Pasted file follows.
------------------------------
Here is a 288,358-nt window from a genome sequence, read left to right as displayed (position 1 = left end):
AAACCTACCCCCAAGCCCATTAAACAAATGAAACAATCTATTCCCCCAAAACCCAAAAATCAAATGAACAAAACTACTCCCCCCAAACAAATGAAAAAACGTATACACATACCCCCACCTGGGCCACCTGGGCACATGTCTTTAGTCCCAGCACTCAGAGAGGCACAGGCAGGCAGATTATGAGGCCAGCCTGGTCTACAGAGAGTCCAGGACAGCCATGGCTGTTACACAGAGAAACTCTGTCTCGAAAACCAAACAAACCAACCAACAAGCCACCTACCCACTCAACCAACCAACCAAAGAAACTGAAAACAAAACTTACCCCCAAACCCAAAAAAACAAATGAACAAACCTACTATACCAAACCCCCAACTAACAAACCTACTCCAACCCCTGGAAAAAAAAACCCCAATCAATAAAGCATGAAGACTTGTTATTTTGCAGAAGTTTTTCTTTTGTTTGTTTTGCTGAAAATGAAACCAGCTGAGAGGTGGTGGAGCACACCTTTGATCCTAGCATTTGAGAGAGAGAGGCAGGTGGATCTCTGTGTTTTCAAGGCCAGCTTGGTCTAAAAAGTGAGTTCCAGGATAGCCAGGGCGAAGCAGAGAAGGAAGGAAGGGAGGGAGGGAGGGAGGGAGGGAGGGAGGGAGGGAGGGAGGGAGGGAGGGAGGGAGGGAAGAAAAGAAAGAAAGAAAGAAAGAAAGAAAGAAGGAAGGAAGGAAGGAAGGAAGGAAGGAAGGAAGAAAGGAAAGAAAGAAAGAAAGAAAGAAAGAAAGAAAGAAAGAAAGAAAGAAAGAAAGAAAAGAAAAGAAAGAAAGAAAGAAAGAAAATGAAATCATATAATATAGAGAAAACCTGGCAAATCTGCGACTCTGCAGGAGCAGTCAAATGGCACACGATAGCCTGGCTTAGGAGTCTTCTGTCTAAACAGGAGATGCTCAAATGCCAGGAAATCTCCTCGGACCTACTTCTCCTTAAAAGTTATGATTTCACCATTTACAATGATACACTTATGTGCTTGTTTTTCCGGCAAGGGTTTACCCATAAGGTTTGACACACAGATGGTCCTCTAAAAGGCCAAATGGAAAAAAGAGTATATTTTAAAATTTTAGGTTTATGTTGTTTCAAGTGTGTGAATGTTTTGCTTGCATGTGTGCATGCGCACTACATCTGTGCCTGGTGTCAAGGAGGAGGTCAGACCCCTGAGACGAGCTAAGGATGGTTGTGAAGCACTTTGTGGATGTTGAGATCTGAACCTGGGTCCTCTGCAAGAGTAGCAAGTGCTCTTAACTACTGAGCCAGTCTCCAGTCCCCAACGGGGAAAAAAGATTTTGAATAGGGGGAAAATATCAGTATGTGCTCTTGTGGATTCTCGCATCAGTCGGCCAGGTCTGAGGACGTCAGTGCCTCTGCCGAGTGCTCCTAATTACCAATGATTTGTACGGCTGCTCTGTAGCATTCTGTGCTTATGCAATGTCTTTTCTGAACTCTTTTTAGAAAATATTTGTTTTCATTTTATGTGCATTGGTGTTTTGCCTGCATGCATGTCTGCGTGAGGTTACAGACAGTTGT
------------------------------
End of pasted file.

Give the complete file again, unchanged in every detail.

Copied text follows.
Here is a 288,358-nt window from a genome sequence, read left to right as displayed (position 1 = left end):
AAACCTACCCCCAAGCCCATTAAACAAATGAAACAATCTATTCCCCCAAAACCCAAAAATCAAATGAACAAAACTACTCCCCCCAAACAAATGAAAAAACGTATACACATACCCCCACCTGGGCCACCTGGGCACATGTCTTTAGTCCCAGCACTCAGAGAGGCACAGGCAGGCAGATTATGAGGCCAGCCTGGTCTACAGAGAGTCCAGGACAGCCATGGCTGTTACACAGAGAAACTCTGTCTCGAAAACCAAACAAACCAACCAACAAGCCACCTACCCACTCAACCAACCAACCAAAGAAACTGAAAACAAAACTTACCCCCAAACCCAAAAAAACAAATGAACAAACCTACTATACCAAACCCCCAACTAACAAACCTACTCCAACCCCTGGAAAAAAAAACCCCAATCAATAAAGCATGAAGACTTGTTATTTTGCAGAAGTTTTTCTTTTGTTTGTTTTGCTGAAAATGAAACCAGCTGAGAGGTGGTGGAGCACACCTTTGATCCTAGCATTTGAGAGAGAGAGGCAGGTGGATCTCTGTGTTTTCAAGGCCAGCTTGGTCTAAAAAGTGAGTTCCAGGATAGCCAGGGCGAAGCAGAGAAGGAAGGAAGGGAGGGAGGGAGGGAGGGAGGGAGGGAGGGAGGGAGGGAGGGAGGGAGGGAGGGAGGGAAGAAAAGAAAGAAAGAAAGAAAGAAAGAAAGAAGGAAGGAAGGAAGGAAGGAAGGAAGGAAGGAAGAAAGGAAAGAAAGAAAGAAAGAAAGAAAGAAAGAAAGAAAGAAAGAAAGAAAGAAAGAAAAGAAAAGAAAGAAAGAAAGAAAGAAAATGAAATCATATAATATAGAGAAAACCTGGCAAATCTGCGACTCTGCAGGAGCAGTCAAATGGCACACGATAGCCTGGCTTAGGAGTCTTCTGTCTAAACAGGAGATGCTCAAATGCCAGGAAATCTCCTCGGACCTACTTCTCCTTAAAAGTTATGATTTCACCATTTACAATGATACACTTATGTGCTTGTTTTTCCGGCAAGGGTTTACCCATAAGGTTTGACACACAGATGGTCCTCTAAAAGGCCAAATGGAAAAAAGAGTATATTTTAAAATTTTAGGTTTATGTTGTTTCAAGTGTGTGAATGTTTTGCTTGCATGTGTGCATGCGCACTACATCTGTGCCTGGTGTCAAGGAGGAGGTCAGACCCCTGAGACGAGCTAAGGATGGTTGTGAAGCACTTTGTGGATGTTGAGATCTGAACCTGGGTCCTCTGCAAGAGTAGCAAGTGCTCTTAACTACTGAGCCAGTCTCCAGTCCCCAACGGGGAAAAAAGATTTTGAATAGGGGGAAAATATCAGTATGTGCTCTTGTGGATTCTCGCATCAGTCGGCCAGGTCTGAGGACGTCAGTGCCTCTGCCGAGTGCTCCTAATTACCAATGATTTGTACGGCTGCTCTGTAGCATTCTGTGCTTATGCAATGTCTTTTCTGAACTCTTTTTAGAAAATATTTGTTTTCATTTTATGTGCATTGGTGTTTTGCCTGCATGCATGTCTGCGTGAGGTTACAGACAGTTGT